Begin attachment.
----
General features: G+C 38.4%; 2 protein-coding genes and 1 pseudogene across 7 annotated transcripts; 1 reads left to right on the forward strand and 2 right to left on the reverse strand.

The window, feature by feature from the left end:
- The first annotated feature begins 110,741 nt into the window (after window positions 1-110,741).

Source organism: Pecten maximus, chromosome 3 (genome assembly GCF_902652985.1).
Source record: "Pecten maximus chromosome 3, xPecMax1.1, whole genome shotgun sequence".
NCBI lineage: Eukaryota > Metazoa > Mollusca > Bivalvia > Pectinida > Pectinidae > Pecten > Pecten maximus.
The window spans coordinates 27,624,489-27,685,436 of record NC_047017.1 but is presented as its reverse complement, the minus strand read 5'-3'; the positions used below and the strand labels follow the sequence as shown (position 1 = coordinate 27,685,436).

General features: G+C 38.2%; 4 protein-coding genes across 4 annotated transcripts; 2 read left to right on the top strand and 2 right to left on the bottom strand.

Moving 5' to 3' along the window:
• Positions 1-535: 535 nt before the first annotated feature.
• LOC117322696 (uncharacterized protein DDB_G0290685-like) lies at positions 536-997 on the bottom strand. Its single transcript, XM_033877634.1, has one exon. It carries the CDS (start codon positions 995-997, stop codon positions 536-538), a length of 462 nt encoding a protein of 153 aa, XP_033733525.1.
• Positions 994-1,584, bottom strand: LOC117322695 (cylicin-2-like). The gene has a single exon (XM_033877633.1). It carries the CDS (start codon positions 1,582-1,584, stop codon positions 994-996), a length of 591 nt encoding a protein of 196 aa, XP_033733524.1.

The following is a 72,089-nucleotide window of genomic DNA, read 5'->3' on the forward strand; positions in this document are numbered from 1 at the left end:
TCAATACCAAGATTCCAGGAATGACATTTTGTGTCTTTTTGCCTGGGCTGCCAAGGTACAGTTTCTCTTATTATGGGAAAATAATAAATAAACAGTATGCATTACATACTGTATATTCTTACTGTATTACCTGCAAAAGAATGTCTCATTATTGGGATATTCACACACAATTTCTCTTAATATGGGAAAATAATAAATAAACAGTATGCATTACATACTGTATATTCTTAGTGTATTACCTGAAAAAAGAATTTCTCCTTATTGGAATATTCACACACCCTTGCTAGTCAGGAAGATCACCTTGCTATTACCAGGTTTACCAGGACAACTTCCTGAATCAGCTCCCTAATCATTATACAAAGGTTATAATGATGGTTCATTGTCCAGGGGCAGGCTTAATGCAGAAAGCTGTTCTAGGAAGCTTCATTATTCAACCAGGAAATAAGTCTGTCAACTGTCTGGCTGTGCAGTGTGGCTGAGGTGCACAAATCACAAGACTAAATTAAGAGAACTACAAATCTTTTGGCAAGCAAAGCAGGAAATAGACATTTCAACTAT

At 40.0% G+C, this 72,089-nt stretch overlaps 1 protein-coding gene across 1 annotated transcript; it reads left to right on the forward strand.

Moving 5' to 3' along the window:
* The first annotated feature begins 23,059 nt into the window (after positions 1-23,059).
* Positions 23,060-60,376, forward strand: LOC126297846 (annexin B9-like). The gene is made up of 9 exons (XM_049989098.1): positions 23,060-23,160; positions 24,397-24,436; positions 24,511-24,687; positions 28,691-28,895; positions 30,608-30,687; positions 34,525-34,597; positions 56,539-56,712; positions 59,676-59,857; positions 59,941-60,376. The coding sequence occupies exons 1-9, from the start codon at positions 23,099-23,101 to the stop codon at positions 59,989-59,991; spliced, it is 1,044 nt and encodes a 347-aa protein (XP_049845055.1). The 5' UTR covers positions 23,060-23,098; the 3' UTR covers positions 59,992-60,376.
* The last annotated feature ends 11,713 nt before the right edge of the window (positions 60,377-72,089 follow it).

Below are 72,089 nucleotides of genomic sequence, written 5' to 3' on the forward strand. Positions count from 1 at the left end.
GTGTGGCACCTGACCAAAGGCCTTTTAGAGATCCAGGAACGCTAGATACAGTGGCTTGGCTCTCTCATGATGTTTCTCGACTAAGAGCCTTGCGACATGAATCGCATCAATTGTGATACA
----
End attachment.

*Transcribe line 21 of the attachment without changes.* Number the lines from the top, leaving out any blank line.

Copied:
GTGTGGCACCTGACCAAAGGCCTTTTAGAGATCCAGGAACGCTAGATACAGTGGCTTGGCTCTCTCATGATGTTTCTCGACTAAGAGCCTTGCGACATGAATCGCATCAATTGTGATACA